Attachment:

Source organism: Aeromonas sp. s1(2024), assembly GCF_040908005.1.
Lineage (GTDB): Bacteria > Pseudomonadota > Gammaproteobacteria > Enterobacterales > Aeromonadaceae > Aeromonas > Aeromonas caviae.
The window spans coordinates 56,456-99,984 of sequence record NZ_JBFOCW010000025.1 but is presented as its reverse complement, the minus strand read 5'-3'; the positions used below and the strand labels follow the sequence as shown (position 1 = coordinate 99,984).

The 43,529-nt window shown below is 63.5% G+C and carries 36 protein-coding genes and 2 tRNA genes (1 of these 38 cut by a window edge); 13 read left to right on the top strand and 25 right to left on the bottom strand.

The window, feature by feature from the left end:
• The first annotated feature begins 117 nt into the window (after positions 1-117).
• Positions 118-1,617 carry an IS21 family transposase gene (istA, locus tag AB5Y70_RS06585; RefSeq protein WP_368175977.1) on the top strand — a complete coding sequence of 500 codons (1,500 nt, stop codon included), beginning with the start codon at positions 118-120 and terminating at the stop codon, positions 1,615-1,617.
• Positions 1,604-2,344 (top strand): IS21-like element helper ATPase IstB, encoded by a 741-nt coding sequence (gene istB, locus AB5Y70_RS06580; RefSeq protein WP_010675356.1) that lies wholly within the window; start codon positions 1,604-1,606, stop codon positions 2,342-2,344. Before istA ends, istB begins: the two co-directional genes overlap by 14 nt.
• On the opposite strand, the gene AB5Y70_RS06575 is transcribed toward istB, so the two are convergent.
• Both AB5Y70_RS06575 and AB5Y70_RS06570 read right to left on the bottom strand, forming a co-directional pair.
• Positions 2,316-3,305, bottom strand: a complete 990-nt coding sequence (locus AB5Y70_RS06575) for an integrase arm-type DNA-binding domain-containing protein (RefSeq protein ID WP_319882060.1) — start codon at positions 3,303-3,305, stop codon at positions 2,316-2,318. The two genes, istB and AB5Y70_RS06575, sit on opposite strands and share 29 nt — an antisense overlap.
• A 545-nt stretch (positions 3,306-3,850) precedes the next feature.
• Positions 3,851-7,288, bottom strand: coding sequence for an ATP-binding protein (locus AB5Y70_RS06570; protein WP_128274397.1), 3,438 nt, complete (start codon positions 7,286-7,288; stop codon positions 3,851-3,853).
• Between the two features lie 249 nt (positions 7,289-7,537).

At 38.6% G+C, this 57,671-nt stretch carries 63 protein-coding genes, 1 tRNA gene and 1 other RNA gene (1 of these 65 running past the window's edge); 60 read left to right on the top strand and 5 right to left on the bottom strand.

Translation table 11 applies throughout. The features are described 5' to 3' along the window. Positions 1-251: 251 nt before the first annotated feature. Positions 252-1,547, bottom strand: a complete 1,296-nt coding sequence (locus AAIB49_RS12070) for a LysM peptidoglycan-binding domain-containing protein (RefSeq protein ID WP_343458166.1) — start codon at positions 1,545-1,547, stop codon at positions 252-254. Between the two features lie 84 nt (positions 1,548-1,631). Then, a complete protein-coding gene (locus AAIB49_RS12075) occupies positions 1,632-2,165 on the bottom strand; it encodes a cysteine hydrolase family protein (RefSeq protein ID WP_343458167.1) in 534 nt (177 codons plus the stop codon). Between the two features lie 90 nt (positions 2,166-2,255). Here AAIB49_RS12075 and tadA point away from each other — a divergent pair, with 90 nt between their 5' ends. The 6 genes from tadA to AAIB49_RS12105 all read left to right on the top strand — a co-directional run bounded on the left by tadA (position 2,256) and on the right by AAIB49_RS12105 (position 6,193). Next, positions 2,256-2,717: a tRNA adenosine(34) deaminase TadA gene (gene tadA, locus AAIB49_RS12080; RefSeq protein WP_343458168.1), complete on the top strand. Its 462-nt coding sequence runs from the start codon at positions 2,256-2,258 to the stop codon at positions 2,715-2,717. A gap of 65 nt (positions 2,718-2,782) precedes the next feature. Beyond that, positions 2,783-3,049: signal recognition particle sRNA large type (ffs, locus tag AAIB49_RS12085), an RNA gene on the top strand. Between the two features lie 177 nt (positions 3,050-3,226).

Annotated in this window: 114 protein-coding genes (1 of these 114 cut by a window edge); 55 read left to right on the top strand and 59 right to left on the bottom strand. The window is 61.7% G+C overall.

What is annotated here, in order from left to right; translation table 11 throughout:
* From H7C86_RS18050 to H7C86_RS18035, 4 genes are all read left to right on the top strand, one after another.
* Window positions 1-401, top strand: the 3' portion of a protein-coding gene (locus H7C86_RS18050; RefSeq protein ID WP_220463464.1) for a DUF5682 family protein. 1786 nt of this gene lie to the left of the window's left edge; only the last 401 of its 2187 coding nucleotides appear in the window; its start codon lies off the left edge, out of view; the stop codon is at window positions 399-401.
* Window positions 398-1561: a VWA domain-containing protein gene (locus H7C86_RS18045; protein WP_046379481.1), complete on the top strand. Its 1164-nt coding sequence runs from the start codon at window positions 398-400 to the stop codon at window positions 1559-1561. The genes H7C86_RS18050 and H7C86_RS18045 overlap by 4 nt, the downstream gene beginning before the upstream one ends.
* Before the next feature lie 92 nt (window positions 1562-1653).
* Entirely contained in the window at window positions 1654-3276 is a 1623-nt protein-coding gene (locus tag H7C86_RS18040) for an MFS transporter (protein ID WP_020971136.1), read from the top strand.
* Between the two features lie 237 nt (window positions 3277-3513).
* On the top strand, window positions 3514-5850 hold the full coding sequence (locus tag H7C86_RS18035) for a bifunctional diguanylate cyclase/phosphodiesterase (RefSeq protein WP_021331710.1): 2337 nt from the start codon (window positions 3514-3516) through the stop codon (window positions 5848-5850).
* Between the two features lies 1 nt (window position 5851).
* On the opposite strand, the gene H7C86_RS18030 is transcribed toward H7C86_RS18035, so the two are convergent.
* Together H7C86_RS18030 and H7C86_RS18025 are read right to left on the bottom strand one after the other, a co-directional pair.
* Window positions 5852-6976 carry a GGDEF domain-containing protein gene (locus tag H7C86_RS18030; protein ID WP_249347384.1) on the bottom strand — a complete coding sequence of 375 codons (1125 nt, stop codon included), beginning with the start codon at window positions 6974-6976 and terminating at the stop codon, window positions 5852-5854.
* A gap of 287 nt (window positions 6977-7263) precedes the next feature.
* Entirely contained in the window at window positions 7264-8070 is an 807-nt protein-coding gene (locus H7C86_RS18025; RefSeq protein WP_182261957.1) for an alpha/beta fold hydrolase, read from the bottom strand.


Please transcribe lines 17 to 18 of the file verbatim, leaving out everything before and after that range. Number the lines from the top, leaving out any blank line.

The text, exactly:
Annotated in this window: 114 protein-coding genes (1 of these 114 cut by a window edge); 55 read left to right on the top strand and 59 right to left on the bottom strand. The window is 61.7% G+C overall.

What is annotated here, in order from left to right; translation table 11 throughout: